Thursday 9 August 2007

US business blogging.

Understanding the US economy is very important right now, as it will determine when our recession will come and how deep it will get.

Currently my two fave US blogs are Discursive Monologue and The Mess that Greenspan made. The Big Picture is the most well known, but not as accessible.


Steven_L said...

I'll get a bit more sober this weekend and have a read about the US then.

I found all that stuff about the Chinese threatening to dump their currency on the market quite amusing.

You have to understand the oriental sense of humour and take that with a pinch of salt I think.

I mean, if you were the USA and I was China and you kept harping on about revaluing my currency I wouldn't be able to resist saying 'Hang on a minute, if we're going to talk about revaluing currencies, who's got the most foreign currency reserves sitting about again?' and laughing at you.

CityUnslicker said...

Yup - just the Chinese way of stating they have a stake in the game.

However, counterintuitively the yanks are much better placed. A US collapse would waste all the hoarding of china and the US would carry on as before. it happened to Japan in hte late 80's and early 90's.

We are all really afraid of people who owe us lots of money; the more you owe to one person the more leverage you have!

Canny yanks.

Anonymous said...

It's certainly true that, after a certain amount, debt becomes the lender's problem as well as the debtor's problem. On the other hand, the gross global imbalances have left the Chinese with a strong industrial infrastructure and large reserves that are increasingly becoming diversified away from U.S. dollar denominated assets (albeit still extremely exposed). China has a long way to develop, especially in the way of transparency and maturity of the capital markets, but no matter how you look at it, China is speeding down the track while the United States spins its wheels.

I would say that the big difference this time around vis-a-vis your 1980s Japan comment is that in the late 1980s, the U.S. had just become a net debtor to the rest of the world. Now, the U.S. is the largest debtor in the history of the world (as far as we know). It's hard to imagine this ending well for the United States.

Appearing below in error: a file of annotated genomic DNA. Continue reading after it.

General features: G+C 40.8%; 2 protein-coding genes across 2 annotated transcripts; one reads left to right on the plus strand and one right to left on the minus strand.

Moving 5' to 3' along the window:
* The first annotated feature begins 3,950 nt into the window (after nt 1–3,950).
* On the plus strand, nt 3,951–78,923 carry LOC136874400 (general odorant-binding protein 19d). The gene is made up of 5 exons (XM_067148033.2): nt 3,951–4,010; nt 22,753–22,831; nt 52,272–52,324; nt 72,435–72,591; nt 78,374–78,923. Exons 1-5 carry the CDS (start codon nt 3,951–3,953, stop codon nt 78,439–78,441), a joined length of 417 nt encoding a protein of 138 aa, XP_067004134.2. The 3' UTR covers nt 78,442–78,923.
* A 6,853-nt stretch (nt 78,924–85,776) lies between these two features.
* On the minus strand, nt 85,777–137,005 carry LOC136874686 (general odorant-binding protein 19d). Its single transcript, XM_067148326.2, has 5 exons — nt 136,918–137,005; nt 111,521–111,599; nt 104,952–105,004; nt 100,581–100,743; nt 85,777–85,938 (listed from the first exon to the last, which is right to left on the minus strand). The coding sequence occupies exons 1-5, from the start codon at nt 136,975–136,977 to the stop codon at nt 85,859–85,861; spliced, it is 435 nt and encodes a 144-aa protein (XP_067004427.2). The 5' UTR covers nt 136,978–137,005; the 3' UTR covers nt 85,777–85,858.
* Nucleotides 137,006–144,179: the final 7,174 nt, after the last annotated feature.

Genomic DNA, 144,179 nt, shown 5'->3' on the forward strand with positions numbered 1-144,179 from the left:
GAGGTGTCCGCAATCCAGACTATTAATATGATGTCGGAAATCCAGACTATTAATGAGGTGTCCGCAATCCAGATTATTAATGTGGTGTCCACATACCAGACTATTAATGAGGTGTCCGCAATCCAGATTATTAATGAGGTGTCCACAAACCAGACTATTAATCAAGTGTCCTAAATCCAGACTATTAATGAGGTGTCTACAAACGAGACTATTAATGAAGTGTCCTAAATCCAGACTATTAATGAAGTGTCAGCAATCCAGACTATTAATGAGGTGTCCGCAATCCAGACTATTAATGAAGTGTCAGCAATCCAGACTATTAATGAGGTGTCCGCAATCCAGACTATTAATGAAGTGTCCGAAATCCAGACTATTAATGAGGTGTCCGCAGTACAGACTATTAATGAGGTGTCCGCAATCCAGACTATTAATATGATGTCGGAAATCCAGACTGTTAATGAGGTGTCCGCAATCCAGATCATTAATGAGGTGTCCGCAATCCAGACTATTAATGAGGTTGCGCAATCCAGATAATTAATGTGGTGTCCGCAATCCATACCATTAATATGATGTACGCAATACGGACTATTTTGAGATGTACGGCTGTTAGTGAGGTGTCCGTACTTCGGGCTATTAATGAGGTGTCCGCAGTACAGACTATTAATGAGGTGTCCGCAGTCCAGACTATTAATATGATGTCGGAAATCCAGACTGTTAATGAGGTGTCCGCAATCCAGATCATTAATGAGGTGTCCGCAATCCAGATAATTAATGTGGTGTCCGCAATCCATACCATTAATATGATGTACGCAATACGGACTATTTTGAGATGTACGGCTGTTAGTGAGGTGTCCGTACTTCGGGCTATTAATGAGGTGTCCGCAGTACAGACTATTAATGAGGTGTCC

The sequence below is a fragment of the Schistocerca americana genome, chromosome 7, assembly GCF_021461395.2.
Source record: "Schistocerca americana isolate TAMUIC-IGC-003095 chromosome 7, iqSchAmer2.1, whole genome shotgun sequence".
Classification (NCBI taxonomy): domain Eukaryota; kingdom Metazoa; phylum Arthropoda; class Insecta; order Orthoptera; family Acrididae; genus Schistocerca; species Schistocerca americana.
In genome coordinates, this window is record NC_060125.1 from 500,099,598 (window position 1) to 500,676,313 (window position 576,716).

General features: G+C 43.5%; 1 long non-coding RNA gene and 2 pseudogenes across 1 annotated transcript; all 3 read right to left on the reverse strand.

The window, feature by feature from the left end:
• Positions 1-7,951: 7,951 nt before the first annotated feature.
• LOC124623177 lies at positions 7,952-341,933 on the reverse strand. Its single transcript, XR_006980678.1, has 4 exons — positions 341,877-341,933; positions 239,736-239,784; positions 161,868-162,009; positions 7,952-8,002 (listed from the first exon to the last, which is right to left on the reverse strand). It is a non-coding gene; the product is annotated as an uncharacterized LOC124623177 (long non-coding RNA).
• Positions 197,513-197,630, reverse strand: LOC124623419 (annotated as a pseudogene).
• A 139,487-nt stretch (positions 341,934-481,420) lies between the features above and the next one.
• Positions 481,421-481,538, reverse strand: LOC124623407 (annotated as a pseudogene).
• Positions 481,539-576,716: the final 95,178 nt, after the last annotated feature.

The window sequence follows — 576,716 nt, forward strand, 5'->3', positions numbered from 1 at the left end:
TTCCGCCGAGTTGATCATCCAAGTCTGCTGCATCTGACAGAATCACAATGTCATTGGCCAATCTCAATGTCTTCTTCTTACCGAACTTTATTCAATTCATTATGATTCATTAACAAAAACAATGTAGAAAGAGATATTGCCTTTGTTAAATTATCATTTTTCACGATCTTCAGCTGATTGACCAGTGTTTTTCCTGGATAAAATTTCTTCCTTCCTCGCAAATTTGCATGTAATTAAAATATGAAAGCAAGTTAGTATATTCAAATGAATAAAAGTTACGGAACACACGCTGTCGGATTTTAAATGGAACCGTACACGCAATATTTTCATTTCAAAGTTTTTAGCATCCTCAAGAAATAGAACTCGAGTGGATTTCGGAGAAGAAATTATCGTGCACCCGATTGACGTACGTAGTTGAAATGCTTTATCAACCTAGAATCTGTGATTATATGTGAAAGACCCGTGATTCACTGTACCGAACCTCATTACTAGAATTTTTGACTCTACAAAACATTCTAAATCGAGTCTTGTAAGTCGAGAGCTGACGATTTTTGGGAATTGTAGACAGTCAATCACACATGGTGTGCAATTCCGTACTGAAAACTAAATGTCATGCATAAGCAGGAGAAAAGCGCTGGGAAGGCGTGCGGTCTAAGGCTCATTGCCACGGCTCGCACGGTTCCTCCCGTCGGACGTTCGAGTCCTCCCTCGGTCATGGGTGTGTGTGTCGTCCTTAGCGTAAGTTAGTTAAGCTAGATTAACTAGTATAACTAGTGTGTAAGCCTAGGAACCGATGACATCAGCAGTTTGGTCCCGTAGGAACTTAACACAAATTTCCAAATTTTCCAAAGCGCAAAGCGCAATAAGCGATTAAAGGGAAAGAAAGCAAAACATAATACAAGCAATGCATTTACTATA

Thanks for the link. And don't mind the respite in posting from me (early next week). I'm moving to a new place and I'm going to be dealing with all sorts of moving chores over the next 5 days or so.

Steven_L said...

I'm not big on cityspeak, but how does borrowing a lot of money to buy cool fighter jets and stuff give you 'leverage' financially? It gives you air superiority, but how are the USA gaining from all this borrowing?

Ritholtz said...

Not as accessible?

Most of the time, I keep it pretty simple. Only when necessary will I let it get complex -- but I never dumb it down . . . The readers oiut there are pretty sharp

Sackerson said...

Thanks for these tips, Nick.

Sackerson said...

Matt, I think you're right. A crash would cause problems all round, but when the show re-starts, the Far East will have the tools and materials it's been gathering in from around the world. So in a way, the sooner a correction comes, the better.

Anonymous said...

I think that you have to remember that being a debtor nation is not like being a debtor individual. Money is printed - being printed in fact. Spending the last 20 years building up reserves of US currency may not have been the best idea for the Chinese. Furthermore they risk getting the treatment the Japanese got during the 80s when the US realised that the Japs were not buying US consumer products but were buying US assets instead and undermining the Keynsian macro-economic model. The Chinese are currently buying USTreasury bonds which could turn out to be worth rather less than they had hoped, relative to what should be an appreciating Yuan so now they are turning to US assets. The US is now feverishly protecting its assets as "strategic" - after all they don't want the commies getting their hands on US blue-chip companies do they? (Should have thought about that before letting them into the WTO, but we have a monkey in the white house).

In the end the Chinese will be the ones that suffer. They have nothing that the West actually NEEDS. In fact the West has only really tolerated Chinese growth at the expense of their own industry. If China had created an internal market as big as the one it has taken from the West it would be a different matter - but that would mean kissing goodbye to any vestigial belief in communism. No doubt the US had believed that would happen - but it hasn't so my guess is that tough economic times will see China kicked into touch. India consumes as well as produces so India may be a different story.

Old BE said...

But China does make lots of things we WANT!

True, we could mostly do without a new mobile every year etc. but to cut down on Chinese imports we would have to cut down on our standard of living too.